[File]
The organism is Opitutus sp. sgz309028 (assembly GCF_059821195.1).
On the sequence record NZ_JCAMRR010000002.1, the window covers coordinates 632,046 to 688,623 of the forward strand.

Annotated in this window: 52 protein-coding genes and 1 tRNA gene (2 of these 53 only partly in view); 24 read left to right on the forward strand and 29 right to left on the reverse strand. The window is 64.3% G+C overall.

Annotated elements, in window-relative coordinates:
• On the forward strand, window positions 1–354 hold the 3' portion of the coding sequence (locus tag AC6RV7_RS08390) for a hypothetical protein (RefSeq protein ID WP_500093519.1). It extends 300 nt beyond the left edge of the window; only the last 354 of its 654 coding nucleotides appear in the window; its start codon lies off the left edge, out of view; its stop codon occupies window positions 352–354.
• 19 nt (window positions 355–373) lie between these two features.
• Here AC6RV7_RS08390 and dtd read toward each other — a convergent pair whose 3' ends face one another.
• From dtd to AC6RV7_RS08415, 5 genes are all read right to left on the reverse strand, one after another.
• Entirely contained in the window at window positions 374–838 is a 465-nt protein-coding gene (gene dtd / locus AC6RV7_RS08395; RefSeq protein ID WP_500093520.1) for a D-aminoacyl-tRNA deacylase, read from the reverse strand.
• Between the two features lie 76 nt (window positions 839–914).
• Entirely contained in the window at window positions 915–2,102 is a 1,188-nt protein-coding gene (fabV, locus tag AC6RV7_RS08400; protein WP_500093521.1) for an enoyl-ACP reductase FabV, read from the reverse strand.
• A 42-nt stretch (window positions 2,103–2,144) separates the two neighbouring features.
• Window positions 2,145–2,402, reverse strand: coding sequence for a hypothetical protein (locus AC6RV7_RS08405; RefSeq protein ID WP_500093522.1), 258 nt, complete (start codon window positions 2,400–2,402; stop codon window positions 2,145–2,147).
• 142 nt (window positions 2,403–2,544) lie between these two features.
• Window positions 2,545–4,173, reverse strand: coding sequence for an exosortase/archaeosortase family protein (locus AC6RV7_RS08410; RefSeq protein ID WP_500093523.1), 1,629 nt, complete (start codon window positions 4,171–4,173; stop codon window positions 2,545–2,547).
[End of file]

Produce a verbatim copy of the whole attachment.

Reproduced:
The organism is Opitutus sp. sgz309028 (assembly GCF_059821195.1).
On the sequence record NZ_JCAMRR010000002.1, the window covers coordinates 632,046 to 688,623 of the forward strand.

Annotated in this window: 52 protein-coding genes and 1 tRNA gene (2 of these 53 only partly in view); 24 read left to right on the forward strand and 29 right to left on the reverse strand. The window is 64.3% G+C overall.

Annotated elements, in window-relative coordinates:
• On the forward strand, window positions 1–354 hold the 3' portion of the coding sequence (locus tag AC6RV7_RS08390) for a hypothetical protein (RefSeq protein ID WP_500093519.1). It extends 300 nt beyond the left edge of the window; only the last 354 of its 654 coding nucleotides appear in the window; its start codon lies off the left edge, out of view; its stop codon occupies window positions 352–354.
• 19 nt (window positions 355–373) lie between these two features.
• Here AC6RV7_RS08390 and dtd read toward each other — a convergent pair whose 3' ends face one another.
• From dtd to AC6RV7_RS08415, 5 genes are all read right to left on the reverse strand, one after another.
• Entirely contained in the window at window positions 374–838 is a 465-nt protein-coding gene (gene dtd / locus AC6RV7_RS08395; RefSeq protein ID WP_500093520.1) for a D-aminoacyl-tRNA deacylase, read from the reverse strand.
• Between the two features lie 76 nt (window positions 839–914).
• Entirely contained in the window at window positions 915–2,102 is a 1,188-nt protein-coding gene (fabV, locus tag AC6RV7_RS08400; protein WP_500093521.1) for an enoyl-ACP reductase FabV, read from the reverse strand.
• A 42-nt stretch (window positions 2,103–2,144) separates the two neighbouring features.
• Window positions 2,145–2,402, reverse strand: coding sequence for a hypothetical protein (locus AC6RV7_RS08405; RefSeq protein ID WP_500093522.1), 258 nt, complete (start codon window positions 2,400–2,402; stop codon window positions 2,145–2,147).
• 142 nt (window positions 2,403–2,544) lie between these two features.
• Window positions 2,545–4,173, reverse strand: coding sequence for an exosortase/archaeosortase family protein (locus AC6RV7_RS08410; RefSeq protein ID WP_500093523.1), 1,629 nt, complete (start codon window positions 4,171–4,173; stop codon window positions 2,545–2,547).